“The Widow” conveys a scene set in the distant future in which humans must adapt to survive in the harsh polluted world. At birth, these future humans are fitted with neural receptive spider limbs that aid them in crossing rough terrain unharmed. But like these physical adaptions, the future humans are also mentally superior, so much so that younger people are starting to fully understand their startling reality, and suicide is becoming more and more common in younger children. “The Widow” showcases a typical future suicide case in which this young girl attempted to dig her spider limbs out of her back in order to feel the freedom of walking unaided at least once before passing.
I would like to thank everyone that helped me in the (often time consuming) process of moving, setting up, and disposing of my piece.
“Unreasonable Reasons” was inspired by a psychology experiment in which the word “because” was shown to have the power to persuade people even when paired with an unreasonable reason, in tandem with the prompt “instrument of persuasion.” The word “because” is displayed behind a glass window in a library, where people tend to trust in words and take them at face value. If the viewer is to see the rest of the piece, it is necessary to walk a long and roundabout path to reach the other side of the glass. Even then, it is difficult to comprehend all of what the words which appear from other angles mean, or even to see some of them in the first place. Most viewers would likely not choose, or even think, to make the trip, and those who did would quite possibly not see the full message. This arrangement is a metaphor for the way such commonplace persuasive words are treated. Many people do not realize their impact, and those who are told (including myself, on occasion) often think on the notion briefly and then proceed to treat words as they always have, rather than putting in the effort to comprehend the full impact of the ability to persuade with unreasonable reasons. The side views, which are most difficult to read, say “but we want a reason” and “to be unreasonable;” the back reads “control,” which was eerily enough the word which resulted from the letters in the side phrases that were not in “because” (with the exception of w, which I eventually transformed into a C/W hybrid). Control fits as a culminative phrase, however, because the piece is about the control words have over how we think, to the extent that we don’t even think about or realize that control.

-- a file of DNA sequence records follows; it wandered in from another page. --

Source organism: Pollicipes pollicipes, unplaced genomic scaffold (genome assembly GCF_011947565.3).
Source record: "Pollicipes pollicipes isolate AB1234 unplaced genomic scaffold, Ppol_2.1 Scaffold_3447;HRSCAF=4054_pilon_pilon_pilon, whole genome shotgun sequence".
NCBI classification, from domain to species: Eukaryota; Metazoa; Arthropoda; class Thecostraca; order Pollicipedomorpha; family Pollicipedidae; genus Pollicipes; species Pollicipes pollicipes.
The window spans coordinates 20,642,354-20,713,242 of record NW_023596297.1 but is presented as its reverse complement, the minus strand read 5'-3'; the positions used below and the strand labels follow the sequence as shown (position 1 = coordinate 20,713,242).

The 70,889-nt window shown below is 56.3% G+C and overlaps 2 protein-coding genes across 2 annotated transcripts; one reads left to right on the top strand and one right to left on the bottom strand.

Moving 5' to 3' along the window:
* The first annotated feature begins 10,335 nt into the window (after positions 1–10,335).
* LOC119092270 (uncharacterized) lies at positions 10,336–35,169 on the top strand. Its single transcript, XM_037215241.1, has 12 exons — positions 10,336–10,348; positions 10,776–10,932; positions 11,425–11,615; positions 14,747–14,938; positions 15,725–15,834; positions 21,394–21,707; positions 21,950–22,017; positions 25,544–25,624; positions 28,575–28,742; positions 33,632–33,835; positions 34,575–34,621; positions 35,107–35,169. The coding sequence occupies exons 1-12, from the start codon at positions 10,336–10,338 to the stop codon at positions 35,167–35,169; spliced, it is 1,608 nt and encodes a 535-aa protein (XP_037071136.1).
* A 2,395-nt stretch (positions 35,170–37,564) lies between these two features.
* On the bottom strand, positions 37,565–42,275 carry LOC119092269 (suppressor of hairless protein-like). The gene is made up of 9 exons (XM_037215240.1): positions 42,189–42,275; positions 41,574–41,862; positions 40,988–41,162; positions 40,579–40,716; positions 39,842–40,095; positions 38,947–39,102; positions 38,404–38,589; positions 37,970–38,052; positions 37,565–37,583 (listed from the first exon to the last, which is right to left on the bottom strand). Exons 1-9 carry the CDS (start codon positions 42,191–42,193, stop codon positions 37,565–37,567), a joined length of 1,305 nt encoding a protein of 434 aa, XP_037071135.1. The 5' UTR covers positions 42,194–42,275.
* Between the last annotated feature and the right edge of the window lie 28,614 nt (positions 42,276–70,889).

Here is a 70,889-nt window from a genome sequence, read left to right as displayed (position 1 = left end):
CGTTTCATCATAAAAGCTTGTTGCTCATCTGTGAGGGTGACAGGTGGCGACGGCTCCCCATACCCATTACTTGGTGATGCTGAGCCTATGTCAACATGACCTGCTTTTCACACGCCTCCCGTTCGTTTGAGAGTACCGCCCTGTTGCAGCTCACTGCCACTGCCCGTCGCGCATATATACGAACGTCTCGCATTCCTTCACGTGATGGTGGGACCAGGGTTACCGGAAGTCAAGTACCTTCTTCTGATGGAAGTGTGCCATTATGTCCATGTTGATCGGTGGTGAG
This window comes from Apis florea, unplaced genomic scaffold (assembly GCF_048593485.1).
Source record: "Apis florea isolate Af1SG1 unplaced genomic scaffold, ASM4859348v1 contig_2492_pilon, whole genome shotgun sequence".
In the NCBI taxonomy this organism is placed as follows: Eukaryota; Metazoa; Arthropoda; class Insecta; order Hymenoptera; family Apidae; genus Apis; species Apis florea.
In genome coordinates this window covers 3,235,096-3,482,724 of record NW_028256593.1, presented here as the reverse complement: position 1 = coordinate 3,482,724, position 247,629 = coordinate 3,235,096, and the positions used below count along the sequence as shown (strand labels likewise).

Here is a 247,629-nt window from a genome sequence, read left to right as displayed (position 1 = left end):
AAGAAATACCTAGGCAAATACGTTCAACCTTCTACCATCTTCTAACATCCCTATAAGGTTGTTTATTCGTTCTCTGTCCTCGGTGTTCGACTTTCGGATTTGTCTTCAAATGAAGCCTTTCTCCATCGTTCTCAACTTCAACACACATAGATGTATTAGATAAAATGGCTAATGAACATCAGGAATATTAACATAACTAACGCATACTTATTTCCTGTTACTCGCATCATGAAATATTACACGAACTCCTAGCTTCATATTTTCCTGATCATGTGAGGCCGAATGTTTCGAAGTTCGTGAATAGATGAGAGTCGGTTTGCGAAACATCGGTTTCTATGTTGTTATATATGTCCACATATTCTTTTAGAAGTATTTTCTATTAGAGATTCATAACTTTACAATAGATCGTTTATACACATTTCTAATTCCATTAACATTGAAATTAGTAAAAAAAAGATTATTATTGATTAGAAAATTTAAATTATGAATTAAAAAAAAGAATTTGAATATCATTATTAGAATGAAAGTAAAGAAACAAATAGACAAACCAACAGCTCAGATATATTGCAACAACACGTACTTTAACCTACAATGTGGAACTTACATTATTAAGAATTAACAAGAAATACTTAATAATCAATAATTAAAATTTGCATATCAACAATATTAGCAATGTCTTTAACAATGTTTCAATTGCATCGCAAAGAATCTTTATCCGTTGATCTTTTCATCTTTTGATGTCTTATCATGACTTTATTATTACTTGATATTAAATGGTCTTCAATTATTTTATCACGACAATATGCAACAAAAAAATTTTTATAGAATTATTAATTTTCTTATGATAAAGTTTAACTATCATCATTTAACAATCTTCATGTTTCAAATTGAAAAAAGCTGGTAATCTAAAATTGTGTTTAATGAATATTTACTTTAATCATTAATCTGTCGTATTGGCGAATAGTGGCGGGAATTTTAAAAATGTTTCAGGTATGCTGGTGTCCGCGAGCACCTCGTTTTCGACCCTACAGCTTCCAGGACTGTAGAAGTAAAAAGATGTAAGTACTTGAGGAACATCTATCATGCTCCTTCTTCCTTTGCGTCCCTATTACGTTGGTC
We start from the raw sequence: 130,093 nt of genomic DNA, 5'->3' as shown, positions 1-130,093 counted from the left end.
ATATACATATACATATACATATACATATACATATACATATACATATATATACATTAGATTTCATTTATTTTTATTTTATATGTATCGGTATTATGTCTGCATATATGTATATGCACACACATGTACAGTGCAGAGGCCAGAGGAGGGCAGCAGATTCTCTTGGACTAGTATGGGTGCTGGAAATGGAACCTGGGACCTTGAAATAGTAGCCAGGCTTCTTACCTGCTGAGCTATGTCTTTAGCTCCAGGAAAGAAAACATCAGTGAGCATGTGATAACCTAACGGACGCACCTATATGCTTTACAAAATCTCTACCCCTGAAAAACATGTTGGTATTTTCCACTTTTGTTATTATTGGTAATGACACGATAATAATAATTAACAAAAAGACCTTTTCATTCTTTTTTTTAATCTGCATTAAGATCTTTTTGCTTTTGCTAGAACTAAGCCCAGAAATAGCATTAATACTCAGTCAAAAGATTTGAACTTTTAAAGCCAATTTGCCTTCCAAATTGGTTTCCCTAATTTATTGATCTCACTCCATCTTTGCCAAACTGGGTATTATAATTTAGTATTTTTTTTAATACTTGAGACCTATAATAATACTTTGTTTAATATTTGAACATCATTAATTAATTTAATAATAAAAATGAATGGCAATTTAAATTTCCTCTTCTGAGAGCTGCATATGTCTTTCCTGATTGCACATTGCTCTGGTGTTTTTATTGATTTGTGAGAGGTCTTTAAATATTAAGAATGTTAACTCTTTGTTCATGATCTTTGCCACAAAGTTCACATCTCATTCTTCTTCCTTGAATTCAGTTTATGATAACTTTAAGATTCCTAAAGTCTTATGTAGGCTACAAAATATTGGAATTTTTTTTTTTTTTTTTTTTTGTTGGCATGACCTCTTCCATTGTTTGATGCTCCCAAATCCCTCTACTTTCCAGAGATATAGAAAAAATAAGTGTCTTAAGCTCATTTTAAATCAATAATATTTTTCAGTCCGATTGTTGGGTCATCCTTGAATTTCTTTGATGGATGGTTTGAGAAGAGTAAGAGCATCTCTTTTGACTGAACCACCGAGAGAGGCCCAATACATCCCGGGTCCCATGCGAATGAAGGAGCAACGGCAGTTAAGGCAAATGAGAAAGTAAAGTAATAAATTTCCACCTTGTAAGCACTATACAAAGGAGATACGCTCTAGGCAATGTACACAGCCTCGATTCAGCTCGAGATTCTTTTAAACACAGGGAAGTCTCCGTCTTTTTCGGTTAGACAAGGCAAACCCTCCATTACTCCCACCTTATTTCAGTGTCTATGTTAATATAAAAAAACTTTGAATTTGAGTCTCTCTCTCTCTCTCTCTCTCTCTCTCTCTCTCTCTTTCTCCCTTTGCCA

A thank you to Ben for helping me set up the piece for photos, to Ali for helping me find the pedestal, and to the various people whose names I don’t know who held doors for me while I was transporting this piece.
“State-of-the-Art Virus” is a conversation between a doctor and the first computer-augmented human to contract a digital virus. From mechanical prosthetics to neural implants, I think that humans are heading towards a physical synthesis with the technology we’ve come to depend on. Yet, this synthesis opens us up to a slew of new ailments, which may one day result in such a thing as prescription antivirus. Additionally, there’s an interesting parallel in the fact that malware infections in medical equipment has become a big problem in recent years.
The doctor’s chair has a straight back and a professional appearance, with slight, soft curves to suggest an organic element. The patient’s chair is a corrupted version of the doctor’s chair, whose warped effect was inspired by a distorted cabinet designed by Italian designer Ferruccio Laviani. Due to it’s viral nature, the patent’s chair is not meant to be interacted with. In the final design, both chairs will have another pair of support beams closer to the bottom of the legs to increase stability.
As for the setting, I was looking for something minimalist, well lit, and sterile. Yet, I was captivated by the paint splatters in this alcove and the rust stains on the staircase, as they incorporate the chaotic entity of the virus into an otherwise clean environment. This location is meant to be a secluded corner of a hospital, where the doctor and patient anxiously discuss what can be done to combat this new ailment.